Despite ruling that Thomas Borecky, 44, was an "integral" part of a mid-level drug dealing operation, a Supreme Court justice has spared the Chilliwack man a decade-long prison term.
Last February, Mounties responded to a report of shots fired at a Patterson Road home to find Borecky hiding in bushes beside the house. Borecky fled, but was soon caught. Police quickly discovered a drug packaging operation in the home's basement and two bags containing drugs and guns in a bush near where Borecky was spotted.
Joyce convicted Borecky earlier this year of three drug trafficking charges and 13 gun offences.
Crown counsel Sharon Steele sought a 12-year jail sentence for Borecky, who has a long criminal record that includes convictions for dangerous driving causing death and multiple property and drug crimes.
Defence counsel Ken Beatch argued for a three-year jail term- the shortest possible because two of Borecky's convictions require three-year mandatory minimum sentences.
While Steele argued that Borecky was a "mid-level" drug trafficker who supplied street-level dealers with cocaine, heroin and methamphetamine, Beatch said his client was just a fall guy.
At a sentencing hearing this spring, Beatch called Allen Soderstrom to testify. Soderstrom, who was not charged in the case, told the court that he and a man named "Dwayne" were the ringleaders of the operation. He said they had asked Borecky to live in the house, but that he was not substantially involved in the drug trade.
But Steele poked holes in Soderstrom's testimony, noting that he was unable to explain key parts of the operation, including the system by which drugs were packaged and the combination to a safe in the home's basement.
On Friday, Joyce handed down his sentence. He said that while others may have played a role, Borecky was also clearly involved in a significant drug dealing operation.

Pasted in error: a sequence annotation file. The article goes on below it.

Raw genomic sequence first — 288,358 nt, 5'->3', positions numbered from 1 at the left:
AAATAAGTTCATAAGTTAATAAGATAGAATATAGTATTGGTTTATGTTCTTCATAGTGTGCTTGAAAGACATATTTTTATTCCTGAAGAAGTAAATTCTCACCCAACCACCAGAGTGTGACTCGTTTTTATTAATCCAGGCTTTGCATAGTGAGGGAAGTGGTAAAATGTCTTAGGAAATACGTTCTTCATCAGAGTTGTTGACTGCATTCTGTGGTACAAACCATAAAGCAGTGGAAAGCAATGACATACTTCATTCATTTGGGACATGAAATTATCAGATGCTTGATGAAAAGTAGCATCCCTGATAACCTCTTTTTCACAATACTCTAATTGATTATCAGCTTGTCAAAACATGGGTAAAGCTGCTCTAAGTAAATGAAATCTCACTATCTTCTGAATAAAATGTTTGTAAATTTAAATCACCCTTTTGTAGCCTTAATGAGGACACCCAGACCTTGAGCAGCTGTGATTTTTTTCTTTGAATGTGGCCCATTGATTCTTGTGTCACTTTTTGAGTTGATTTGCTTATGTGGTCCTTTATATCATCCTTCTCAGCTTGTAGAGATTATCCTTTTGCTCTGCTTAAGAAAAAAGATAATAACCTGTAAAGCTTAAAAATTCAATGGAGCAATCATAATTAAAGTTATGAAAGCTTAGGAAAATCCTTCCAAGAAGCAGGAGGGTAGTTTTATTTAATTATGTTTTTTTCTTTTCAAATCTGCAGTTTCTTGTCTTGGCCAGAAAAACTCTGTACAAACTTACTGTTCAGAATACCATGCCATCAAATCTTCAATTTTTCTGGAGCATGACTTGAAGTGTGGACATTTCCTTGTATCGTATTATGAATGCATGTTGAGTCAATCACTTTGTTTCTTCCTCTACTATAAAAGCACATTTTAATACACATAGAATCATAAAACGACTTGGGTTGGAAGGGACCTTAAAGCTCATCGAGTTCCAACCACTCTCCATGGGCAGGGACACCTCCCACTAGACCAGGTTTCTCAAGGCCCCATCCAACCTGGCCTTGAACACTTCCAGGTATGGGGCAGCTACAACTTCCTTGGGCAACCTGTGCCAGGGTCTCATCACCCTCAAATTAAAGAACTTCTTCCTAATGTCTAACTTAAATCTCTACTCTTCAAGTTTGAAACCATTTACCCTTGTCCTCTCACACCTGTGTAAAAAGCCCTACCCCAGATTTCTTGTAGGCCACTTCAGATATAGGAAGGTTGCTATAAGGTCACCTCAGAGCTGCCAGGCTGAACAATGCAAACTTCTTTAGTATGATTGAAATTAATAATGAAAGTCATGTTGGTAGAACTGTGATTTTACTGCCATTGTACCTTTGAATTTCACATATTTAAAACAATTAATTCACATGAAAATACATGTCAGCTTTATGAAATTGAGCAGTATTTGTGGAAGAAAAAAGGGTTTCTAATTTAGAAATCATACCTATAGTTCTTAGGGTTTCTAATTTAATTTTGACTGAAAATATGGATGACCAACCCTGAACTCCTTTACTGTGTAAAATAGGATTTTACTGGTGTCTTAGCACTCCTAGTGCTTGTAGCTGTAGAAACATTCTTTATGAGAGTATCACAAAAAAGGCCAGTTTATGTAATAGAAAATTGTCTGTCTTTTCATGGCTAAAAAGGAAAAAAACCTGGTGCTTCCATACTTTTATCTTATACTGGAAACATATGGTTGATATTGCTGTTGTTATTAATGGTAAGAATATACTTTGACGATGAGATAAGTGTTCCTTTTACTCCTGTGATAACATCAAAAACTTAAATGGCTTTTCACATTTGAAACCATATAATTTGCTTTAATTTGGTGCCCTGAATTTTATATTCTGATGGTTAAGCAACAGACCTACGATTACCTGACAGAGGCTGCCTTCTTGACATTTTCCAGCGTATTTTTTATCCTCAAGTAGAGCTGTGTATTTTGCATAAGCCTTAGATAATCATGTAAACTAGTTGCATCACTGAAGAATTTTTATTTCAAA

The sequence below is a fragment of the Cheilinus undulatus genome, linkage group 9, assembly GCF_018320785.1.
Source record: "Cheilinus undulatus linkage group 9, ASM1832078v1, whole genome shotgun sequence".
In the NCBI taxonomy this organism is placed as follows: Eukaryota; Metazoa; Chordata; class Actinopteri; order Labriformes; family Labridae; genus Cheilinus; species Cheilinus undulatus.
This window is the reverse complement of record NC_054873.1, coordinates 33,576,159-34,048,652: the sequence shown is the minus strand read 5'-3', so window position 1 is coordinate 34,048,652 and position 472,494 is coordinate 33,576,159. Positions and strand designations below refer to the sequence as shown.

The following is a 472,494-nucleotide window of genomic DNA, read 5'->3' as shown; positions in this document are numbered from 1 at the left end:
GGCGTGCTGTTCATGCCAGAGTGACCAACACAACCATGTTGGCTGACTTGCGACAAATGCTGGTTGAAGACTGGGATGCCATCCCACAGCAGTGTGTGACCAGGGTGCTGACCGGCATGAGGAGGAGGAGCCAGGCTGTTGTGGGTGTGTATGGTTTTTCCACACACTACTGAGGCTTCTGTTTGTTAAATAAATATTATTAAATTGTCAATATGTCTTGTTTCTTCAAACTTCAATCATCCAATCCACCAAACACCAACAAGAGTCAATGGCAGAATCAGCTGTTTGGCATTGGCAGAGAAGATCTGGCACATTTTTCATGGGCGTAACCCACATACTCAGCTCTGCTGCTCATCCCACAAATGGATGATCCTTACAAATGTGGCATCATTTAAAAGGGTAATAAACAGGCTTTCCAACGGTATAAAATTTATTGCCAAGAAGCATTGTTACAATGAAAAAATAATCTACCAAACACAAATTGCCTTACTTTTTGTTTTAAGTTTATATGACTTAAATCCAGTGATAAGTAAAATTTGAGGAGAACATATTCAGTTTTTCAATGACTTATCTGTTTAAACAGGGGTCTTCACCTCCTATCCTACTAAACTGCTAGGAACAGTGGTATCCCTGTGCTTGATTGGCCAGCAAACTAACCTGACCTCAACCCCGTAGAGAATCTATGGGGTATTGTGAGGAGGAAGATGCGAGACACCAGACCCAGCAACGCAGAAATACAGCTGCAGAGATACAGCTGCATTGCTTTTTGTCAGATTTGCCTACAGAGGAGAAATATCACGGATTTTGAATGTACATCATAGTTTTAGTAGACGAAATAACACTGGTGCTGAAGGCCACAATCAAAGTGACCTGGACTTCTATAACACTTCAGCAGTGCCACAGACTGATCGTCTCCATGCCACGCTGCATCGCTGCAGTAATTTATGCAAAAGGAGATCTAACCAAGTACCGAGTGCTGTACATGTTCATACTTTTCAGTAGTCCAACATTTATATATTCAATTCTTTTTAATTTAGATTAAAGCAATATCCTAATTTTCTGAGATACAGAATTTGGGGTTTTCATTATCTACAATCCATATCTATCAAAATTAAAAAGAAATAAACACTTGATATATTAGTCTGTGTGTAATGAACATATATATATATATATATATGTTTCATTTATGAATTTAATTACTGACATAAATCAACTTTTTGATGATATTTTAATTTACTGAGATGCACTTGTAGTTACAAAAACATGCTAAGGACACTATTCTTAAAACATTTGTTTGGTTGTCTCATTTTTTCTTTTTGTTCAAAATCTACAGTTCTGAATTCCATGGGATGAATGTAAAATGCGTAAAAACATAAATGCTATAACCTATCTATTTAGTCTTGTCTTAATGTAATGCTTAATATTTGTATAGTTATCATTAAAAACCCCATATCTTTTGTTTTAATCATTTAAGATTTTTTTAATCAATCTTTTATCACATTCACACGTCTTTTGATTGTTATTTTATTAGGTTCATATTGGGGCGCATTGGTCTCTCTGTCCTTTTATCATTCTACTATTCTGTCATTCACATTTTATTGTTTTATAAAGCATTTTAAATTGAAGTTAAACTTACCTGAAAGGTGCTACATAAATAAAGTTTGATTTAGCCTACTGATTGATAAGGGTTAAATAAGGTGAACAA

He sentenced Borecky to three years in jail on the drug charges and four years in jail for the gun offences.
"Firearms offences are very serious offences that strike at the heart and the safety of our community," he said.
But while Crown had asked for the prison terms to be conserved consecutively, Joyce ruled that the possession of both the drugs and the guns were part of the same crime.
"I am satisfied that the very purpose for which the firearms were possessed was to provide weapons of defence in relation to the illegal drug operation," Joyce said. However, he ruled a one-year sentence for possessing a gun while being prohibited by the court from doing so (because of a previous crime) must be served after Borecky finishes the first four-year sentence.
Having already spent 17 months in jail awaiting trial, Borecky is left with a remaining prison sentence of three years, seven months.
A second person arrested at the home, Tracy Yeomans, was also sentenced Friday. Yeomans-who lived in a common-law relationship with Borecky-had earlier pleaded guilty to one drug possession offence and one gun offence.
Joyce, noting that her level of moral culpability was much lower than that of Borecky, handed the 40-year-old woman consecutive nine-month sentences. But he said Yeomans didn't qualify for a conditional sentence order and must instead serve the 18 months in jail.